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Mini Stories for engaging and effective language learning

When a story peaks our curiosity and interest, it compels us to stay the course.

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Season 1, episode 25
14 min / Published

Mini stories are roughly 3–5 minutes long, they consists of audio and text and is made up of three sections, where the vocabulary and patterns are repeated in each section.

The stories introduce the basic patterns of a language and a lot of basic vocabulary.

Typically, these stories depict people acting in a variety of everyday life situations.

Show notes

Mini Stories & TPRS engaging & effective language learning

Curiosity might have killed a cat or two in its time, but it has certainly had a rewarding and overwhelmingly positive influence on language learning. When a story peaks our curiosity and interest, it compels us to stay the course. In a sense, the feeling to find out more can be compared to the widely used, urban acronym FOMO, short for fear of missing out. Coined by author, speaker, venture capitalist, expert entrepreneur, and the host of a thriving podcast Patrick J. McGinnis, the term was widely popularized in a 2004 op-ed in The Harbus, the magazine of Harvard Business School. Basically, a person has a fear of being left out of the loop. The good people at The Urban Dictionary defines it as, “Anxiety that an exciting or interesting event may currently be happening elsewhere, often aroused by posts seen on social media.” I can totally relate as this condition can often cripple my state of mind at any time… Needing to know and wanting to be included as human, some folks just experience it worse than most.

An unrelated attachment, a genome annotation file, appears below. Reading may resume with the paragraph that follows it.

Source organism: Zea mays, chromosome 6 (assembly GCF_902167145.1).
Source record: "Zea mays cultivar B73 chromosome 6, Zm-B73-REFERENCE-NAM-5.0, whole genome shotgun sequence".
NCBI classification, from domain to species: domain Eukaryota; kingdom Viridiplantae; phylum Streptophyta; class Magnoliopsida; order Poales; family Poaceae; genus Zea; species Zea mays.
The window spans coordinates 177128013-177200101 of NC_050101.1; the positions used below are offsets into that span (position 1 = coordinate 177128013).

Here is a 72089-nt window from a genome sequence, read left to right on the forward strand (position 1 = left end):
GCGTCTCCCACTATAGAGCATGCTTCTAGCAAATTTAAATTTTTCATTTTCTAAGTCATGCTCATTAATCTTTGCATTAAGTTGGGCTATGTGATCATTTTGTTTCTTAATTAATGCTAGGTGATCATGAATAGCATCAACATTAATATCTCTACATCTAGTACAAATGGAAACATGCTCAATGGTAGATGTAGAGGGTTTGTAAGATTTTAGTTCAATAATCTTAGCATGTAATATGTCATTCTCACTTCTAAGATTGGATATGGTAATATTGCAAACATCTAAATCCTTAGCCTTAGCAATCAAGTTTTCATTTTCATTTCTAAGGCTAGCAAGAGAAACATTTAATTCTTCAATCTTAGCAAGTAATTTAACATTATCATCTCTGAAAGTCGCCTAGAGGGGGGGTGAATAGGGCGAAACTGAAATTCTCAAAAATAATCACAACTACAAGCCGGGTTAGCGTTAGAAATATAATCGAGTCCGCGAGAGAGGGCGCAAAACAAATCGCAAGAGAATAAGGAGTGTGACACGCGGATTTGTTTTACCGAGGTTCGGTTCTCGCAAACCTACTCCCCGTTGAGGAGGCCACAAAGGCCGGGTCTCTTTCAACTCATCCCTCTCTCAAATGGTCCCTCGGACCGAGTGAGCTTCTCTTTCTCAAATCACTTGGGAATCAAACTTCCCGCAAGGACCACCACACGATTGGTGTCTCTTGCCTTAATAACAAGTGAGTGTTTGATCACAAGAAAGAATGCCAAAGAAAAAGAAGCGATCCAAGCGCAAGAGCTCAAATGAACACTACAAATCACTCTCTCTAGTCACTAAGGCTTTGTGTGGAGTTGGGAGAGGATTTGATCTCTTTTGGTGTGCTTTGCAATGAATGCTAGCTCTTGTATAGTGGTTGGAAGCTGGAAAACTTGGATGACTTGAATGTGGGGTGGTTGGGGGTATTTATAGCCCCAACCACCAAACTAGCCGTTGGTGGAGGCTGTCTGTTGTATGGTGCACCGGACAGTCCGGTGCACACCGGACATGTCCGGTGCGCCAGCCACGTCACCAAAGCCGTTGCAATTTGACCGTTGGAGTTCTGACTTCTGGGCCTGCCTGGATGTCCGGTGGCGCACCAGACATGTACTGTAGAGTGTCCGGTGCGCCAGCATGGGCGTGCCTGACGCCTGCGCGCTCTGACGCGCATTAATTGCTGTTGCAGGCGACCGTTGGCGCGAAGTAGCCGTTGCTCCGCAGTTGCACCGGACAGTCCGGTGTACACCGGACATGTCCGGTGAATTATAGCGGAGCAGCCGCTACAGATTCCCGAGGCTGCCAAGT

Mini stories are roughly 3–5 minutes long, they consists of audio and text and is made up of three sections, where the vocabulary and patterns are repeated in each section. The stories introduce the basic patterns of a language and a lot of basic vocabulary. Typically, these stories depict people acting in a variety of everyday life situations.

The first part of the story is relayed in the third person and makes use of pronouns like he, him, his, himself, she, her, hers, herself, it, its, itself, they, them, their, theirs, and themselves. The nature of the story is simple and ordinary as mentioned before. We incorporate everyday, relatable actions and themes for better understanding and credibility.